Yesterday’s Army Corp of Engineer Periodic Scientist Call was focused on saving people’s lives and safety. After the built-system was discussed, Mr Tyler Beck of the Florida Wildlife Commission, and Mr Steve Schubert of the U.S. Fish and Wildlife Service reported on the endangered Everglades Snail Kites and their nests at Lake Okeechobee. Like most birds, pairs mate for life. There are presently fifty-five active nests, thirty-three in incubation, and twenty-three with baby chicks…

In the coming days, as the waters rise on Lake Okeechobee, and the winds scream through an empty void that was once a cathedral of colossal cypress trees, Mother Nature will again change the lives of Florida’s wildlife and its people, just as she did in 1947. Perhaps this time, she will give us vision for a future where nature and humankind can live in greater harmony…

Hurricane Irma as a category 5, 2017
Everglades Snail Kite, Florida Audubon
SFWMD basin map for SLR showing S-308 and S-80 along with other structures.
South Florida today…
Florida map 1500s

Links:

1947 Hurricane: https://en.wikipedia.org/wiki/1947_Cape_Sable_hurricane

1947 Hurricane, 2: https://en.wikipedia.org/wiki/1947_Fort_Lauderdale_hurricane

Central and South Florida Flood Project full text: https://archive.org/stream/centralsouthernf00unse/centralsouthernf00unse_djvu.txt

Restudy of CSFFP: http://141.232.10.32/about/restudy_csf_devel.aspx

Central and South Florida Flood Project Restudy, 1948Sofia: https://sofia.usgs.gov/sfrsf/entdisplays/restudy/

River of Interest, ACOE, Chapter 2: http://141.232.10.32/docs/river_interest/031512_river_interests_2012_chap_02.pdf

US Fish and Wildlife: The endangered and beautiful Everglades Snail Kite:https://www.nps.gov/ever/learn/nature/snailkite.htm

The FPL Reservoir’s Catastrophic Dike Failure, 1979, Part 2 of 2, SLR/IRL

 

Todd Thurlow, http://www.thurlowpa.com

      “The FPL Reservoir’s Catastrophic Dike Failure”

                       Barley Barber Swamp, the FPL Reservoir and its 1979 Catastrophic Failure             (Part 2 of 2), Todd Thurlow, SLR/IRL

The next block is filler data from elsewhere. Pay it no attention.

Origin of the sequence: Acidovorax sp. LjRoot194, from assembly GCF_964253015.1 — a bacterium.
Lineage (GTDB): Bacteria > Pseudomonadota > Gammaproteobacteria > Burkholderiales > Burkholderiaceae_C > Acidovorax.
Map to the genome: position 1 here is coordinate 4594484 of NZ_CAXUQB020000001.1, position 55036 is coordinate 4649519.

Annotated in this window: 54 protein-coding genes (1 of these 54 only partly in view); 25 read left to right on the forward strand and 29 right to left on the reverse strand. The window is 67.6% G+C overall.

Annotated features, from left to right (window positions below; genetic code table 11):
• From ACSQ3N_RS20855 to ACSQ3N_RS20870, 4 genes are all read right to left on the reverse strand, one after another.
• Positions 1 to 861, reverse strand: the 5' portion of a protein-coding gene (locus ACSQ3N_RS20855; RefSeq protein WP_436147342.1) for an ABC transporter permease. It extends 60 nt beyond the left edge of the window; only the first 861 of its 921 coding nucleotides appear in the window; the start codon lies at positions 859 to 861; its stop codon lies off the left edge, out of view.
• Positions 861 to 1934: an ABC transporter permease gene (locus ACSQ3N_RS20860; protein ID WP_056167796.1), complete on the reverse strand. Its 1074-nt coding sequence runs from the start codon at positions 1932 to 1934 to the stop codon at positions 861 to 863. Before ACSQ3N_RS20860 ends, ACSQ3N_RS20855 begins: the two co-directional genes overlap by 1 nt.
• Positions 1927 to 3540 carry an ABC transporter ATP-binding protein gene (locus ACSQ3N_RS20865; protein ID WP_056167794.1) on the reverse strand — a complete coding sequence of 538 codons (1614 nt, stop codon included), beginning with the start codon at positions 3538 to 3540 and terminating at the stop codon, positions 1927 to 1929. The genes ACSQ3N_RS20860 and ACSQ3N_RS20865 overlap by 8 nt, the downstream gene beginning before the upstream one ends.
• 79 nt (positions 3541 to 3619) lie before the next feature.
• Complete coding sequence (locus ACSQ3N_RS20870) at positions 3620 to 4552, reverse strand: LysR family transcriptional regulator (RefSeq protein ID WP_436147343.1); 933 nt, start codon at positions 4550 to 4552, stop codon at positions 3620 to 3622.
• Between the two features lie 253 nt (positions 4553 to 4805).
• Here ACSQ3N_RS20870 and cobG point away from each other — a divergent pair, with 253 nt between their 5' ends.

An empty reservoir after the breach of its dike, USDA 1980. Courtney Todd Thurlow

Video link “The FPL Reservoir’s Catastrophic Dike Failure” (https://youtu.be/2r1hgFqgIK8)

 

IMG_7013 FPL
FPL revoir, Google Earth

On Halloween eve, October 30th 1979, the southwest side of the dike embankment at Florida Power & Light Company’s Martin Plant suddenly, and without warning failed catastrophically.

It was the dead of night and certainly the creatures of the nearby Barley Barber Swamp sensed more than their human masters. No person saw the incident. There were no cameras, no guards, no witnesses. It was the 1970s.

We can imagine, though, even though the final report said “not,” that for months sands had been slipping, eroding underground, perhaps led by connection to the old borrow pits dug for the railroad that came through in the 1920s.

My brother Todd’s latest spectacular time capsule flight takes us through this fateful night that by the time Halloween arrived, derailed a southbound train. The conductor reported the incident to his superiors as a “flash flood.” It was eventually realized that this flash flood was part of something much larger in scope!

Even if you know the story, the numbers are staggering…

As Todd notes, when the dike let loose, 100,000 cfs of water (cubic feet per second) blew into L-65, the canal on the edge of the FPL reservoir, and into the C-44 canal connected to the reservoir at S-53. The biggest numbers we hear these days in cfs is about 5000.

Facing west, a wave surged over the sugarcane fields and overtop US 441, traveling north seven miles in the rim canal. S-308 at Port Mayaca flowed backwards, and 4000 cfs entered Lake Okeechobee.

The finally alerted ACOE maxed S-80 at St Lucie Locks and Dam at 15,800 cfs, (over twice  the highest amount of the Lost Summer of 2013 at 5700+/-). Crazy! Todd says the max for S-80 into the St Lucie River is 16,900 cfs. Not too far off were they.

Of course, these peaks would have only been for a few hours, but nonetheless, as is often the case, these kind of numbers mean “instant death for the St Lucie.”

This FPL event traveled much further north than the C-44 canal though; the last paragraph of the SFWMD 1980 report’s “failure section” notes:

“The Rim Canal reached a peak the next day (November 1) at the north end of the basin, 17 miles from the St. Lucie Canal. The flood was contained at this northerly point by the Nubbin Slough Tieback Levee along Canal 59. The maximum area flooded, was about 14,100 acres.”

What a story!

Well, it’s only history, right? But then history has a strange way of repeating itself in one form or another doesn’t it?

WATCH Todd’s VIDEO HERE: “The FPL Reservoir’s Catastrophic Dike Failure” (https://youtu.be/2r1hgFqgIK8)

Cattle take to high ground in Port Mayaca as egrets fly overhead after a Florida Power and Light dike broke, causing heavy flooding in the area. (UPI)

Links:

Interim Final Draft Report on Embankment Failure FPL’s Martin Plant Cooling Reservoir, SFWMD, 1980: http://damsafety.hostguardian.com/media/Documents/DownloadableDocuments/MartinPowerPlantFailureReport.pdf

Palm Beach Post, Post Time, FPL 1979 Dam Collapse Hit Martin County, Elliot Kleinberg :
http://www.mypalmbeachpost.com/news/local/post-time-1979-fpl-reservoir-dam-collapse-hit-western-martin-county/2BU5WcnUVTz9GGNAhTSEGK/